To complete one rep, open your fingers against the resistance of the band:

It's no surprise to me that my finger extensors are weaker on my left side, the side on which I have been experiencing more tendinopathy. I will be doing 3 sets of 12 reps on most days as well as the other strategies I outlined in my previous post on the subject.

Half Guard: Getting Deep

My half guard has come on in leaps and bounds! It used to be one of my worst positions; if someone passed to my half guard I would suffer. I ended up flattened out with someone's shoulder pressing into my face. It was only a matter of time before I was passed.

These past six months or so I've been experimenting more with the X-guard and this has made me feel comfortable getting right underneath my opponent's centre of gravity. I've tried to apply this knowledge to the half guard. Now when someone passes to my half guard I don't let them control my head and neck, I stay on my side and I immediately go straight to the deep half guard. As well as feeling safe from the pass or submissions I also feel offensive from this position. I'm finding that I can consistently sweep people from the half guard now (something I've struggled with before).

Deep half guard seems to suit my body type as I tend to be smaller and more compact than the people I roll with and compete against so it's relatively easy for me to get into this position. I feel like this development has really opened up my game and I'm looking forward to trying more sweeps from the deep half guard.

BJJ Elbow

My elbow tendonitis has flared up again. It started a few months ago and I thought it was almost resolved but it is now back. My tendonitis is at the medial epicondyle (the little finger side) which is the common attachment site for the muscles that flex the fingers and wrist. These are the muscles that tend to get overworked when someone does a lot of gripping, which I tend to do in my work (Sport and Remedial Massage) and leisure time (BJJ, Judo and weights training).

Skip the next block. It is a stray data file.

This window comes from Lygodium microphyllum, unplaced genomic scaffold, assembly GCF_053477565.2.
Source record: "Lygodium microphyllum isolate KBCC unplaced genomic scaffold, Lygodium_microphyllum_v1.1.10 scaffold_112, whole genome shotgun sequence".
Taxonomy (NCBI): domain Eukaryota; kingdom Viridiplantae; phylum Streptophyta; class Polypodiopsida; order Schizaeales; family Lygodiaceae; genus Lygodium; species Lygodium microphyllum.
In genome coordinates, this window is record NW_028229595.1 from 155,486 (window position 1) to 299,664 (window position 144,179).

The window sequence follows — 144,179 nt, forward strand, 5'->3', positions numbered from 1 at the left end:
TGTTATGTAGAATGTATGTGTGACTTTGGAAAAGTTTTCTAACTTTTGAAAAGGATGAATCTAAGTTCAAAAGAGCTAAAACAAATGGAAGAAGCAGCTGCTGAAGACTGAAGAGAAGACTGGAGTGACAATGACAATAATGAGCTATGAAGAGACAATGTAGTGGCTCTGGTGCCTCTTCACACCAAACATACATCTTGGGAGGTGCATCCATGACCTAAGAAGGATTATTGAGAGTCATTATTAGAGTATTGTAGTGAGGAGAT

To treat this I will:

  • Try to refrain from activities that aggravate my problem. This will be difficult unless I intend to give up BJJ and work! I will modify the techniques that I use in my work to try to mininise the amount of gripping I do.

  • Ice my elbows to reduce inflammation.
  • Strap my forearms before training and possibly for work. By strapping my forearm two or three centimetres below the elbow I will take some pressure off the common flexor tendon.
  • Receive soft tissue work on my wrist and finger flexors to reduce their tone.
  • Train my wrist and finger extensors (the muscles responsible for the opposite actions) to improve the balance of strength around the these joints.